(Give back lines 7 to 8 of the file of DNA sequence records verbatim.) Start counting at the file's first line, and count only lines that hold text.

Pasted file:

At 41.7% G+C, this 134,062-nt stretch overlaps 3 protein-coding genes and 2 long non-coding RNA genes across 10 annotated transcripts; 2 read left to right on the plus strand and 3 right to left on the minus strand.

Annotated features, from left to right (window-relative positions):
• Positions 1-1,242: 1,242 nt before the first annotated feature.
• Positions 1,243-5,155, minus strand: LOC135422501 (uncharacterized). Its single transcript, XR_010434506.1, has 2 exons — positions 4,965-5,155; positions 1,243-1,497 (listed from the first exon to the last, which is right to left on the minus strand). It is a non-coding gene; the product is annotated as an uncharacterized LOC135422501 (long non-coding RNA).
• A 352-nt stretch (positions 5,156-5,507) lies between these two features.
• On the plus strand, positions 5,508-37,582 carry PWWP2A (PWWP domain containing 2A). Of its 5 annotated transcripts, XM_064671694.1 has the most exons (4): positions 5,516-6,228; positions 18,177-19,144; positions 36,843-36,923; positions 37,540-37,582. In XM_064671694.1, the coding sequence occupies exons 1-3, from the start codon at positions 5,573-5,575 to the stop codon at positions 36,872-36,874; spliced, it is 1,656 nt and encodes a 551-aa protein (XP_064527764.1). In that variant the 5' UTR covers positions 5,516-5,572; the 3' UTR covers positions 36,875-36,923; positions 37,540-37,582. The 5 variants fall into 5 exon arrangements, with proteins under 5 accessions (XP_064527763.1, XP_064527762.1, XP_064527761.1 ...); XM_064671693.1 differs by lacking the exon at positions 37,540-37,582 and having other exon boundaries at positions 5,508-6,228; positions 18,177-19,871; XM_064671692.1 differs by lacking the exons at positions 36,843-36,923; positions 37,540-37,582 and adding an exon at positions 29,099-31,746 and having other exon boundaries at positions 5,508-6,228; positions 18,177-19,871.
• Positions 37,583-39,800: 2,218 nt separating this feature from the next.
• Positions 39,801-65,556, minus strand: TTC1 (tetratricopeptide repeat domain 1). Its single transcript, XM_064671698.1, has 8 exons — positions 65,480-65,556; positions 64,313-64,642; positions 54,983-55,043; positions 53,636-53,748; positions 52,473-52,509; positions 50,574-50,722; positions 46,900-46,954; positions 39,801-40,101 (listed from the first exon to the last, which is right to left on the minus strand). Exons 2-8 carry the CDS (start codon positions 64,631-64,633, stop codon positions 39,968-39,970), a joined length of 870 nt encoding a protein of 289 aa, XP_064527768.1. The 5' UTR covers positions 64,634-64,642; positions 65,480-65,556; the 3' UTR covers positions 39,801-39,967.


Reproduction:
• Positions 37,583-39,800: 2,218 nt separating this feature from the next.
• Positions 39,801-65,556, minus strand: TTC1 (tetratricopeptide repeat domain 1). Its single transcript, XM_064671698.1, has 8 exons — positions 65,480-65,556; positions 64,313-64,642; positions 54,983-55,043; positions 53,636-53,748; positions 52,473-52,509; positions 50,574-50,722; positions 46,900-46,954; positions 39,801-40,101 (listed from the first exon to the last, which is right to left on the minus strand). Exons 2-8 carry the CDS (start codon positions 64,631-64,633, stop codon positions 39,968-39,970), a joined length of 870 nt encoding a protein of 289 aa, XP_064527768.1. The 5' UTR covers positions 64,634-64,642; positions 65,480-65,556; the 3' UTR covers positions 39,801-39,967.